Wednesday, June 17, 2009

Review: Peter Drucker's Managing the Non-Profit Organization: Principles and Practices

Three things you need to know about Peter Drucker:

1. Author of 39 books before his death in 2005, he is considered the father of modern business management.

2. Towards the end of his life, he switched from studying the management of businesses to the management of non-profits -- especially churches.

3. "One of the most important things about running a church," he once said, "is making sure that you don't run it like a business."

Drucker's book, Managing the Non-Profit Organization: Principles and Practices, explains that last point in five chapters: mission, management, performance, people, and developing yourself as a leader. Though many of his examples are drawn from other non-profits (such as hospitals, museums, or the Girl Scouts), there's not a page of this book that pastors won't find valuable -- and provocative.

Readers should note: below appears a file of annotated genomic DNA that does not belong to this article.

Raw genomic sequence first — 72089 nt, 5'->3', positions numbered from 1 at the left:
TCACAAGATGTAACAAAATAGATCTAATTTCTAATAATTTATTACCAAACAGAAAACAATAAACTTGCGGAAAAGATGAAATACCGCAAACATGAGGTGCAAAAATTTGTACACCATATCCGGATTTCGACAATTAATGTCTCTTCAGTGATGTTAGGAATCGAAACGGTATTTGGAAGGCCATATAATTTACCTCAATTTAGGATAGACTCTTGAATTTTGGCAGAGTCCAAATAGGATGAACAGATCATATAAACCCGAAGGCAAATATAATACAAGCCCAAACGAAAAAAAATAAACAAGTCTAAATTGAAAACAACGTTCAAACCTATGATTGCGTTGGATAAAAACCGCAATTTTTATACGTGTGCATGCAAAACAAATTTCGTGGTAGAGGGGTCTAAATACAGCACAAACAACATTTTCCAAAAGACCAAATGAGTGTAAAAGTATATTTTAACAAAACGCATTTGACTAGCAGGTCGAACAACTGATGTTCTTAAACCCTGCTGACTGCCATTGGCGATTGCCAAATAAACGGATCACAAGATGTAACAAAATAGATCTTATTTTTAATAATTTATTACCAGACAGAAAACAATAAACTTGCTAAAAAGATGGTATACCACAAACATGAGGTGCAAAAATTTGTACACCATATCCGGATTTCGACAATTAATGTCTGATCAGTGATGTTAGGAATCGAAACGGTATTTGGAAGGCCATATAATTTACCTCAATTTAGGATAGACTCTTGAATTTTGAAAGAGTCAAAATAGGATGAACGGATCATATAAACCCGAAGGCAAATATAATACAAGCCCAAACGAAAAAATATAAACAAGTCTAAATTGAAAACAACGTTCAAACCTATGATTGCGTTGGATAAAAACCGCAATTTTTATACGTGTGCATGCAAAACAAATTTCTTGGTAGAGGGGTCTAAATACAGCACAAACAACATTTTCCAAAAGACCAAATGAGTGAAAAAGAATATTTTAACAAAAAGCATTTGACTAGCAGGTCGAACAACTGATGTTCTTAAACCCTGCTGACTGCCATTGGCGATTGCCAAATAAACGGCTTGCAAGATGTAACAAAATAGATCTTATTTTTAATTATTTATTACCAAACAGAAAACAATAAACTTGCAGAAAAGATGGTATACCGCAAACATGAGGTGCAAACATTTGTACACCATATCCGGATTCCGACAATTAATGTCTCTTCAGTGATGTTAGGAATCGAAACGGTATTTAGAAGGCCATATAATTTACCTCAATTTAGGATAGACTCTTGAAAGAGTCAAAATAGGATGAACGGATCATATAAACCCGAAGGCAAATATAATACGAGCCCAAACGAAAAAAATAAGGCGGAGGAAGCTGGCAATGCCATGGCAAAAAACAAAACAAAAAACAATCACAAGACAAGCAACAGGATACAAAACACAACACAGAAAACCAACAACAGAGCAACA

When it comes to money, for instance, Drucker points out that the bottom line in business really is the bottom line, i.e. the more money you have, the more successful you are. But more money in the bank may not be good news for a church -- not unless it uses that money to fulfill its mission.

Drucker's book is full of similar insights on everything from accountability ("no decision is made until someone is designated to carry it out") to training volunteers ("start slow -- not low"). The result is a book that every pastor should read.

Especially if you hate business books!

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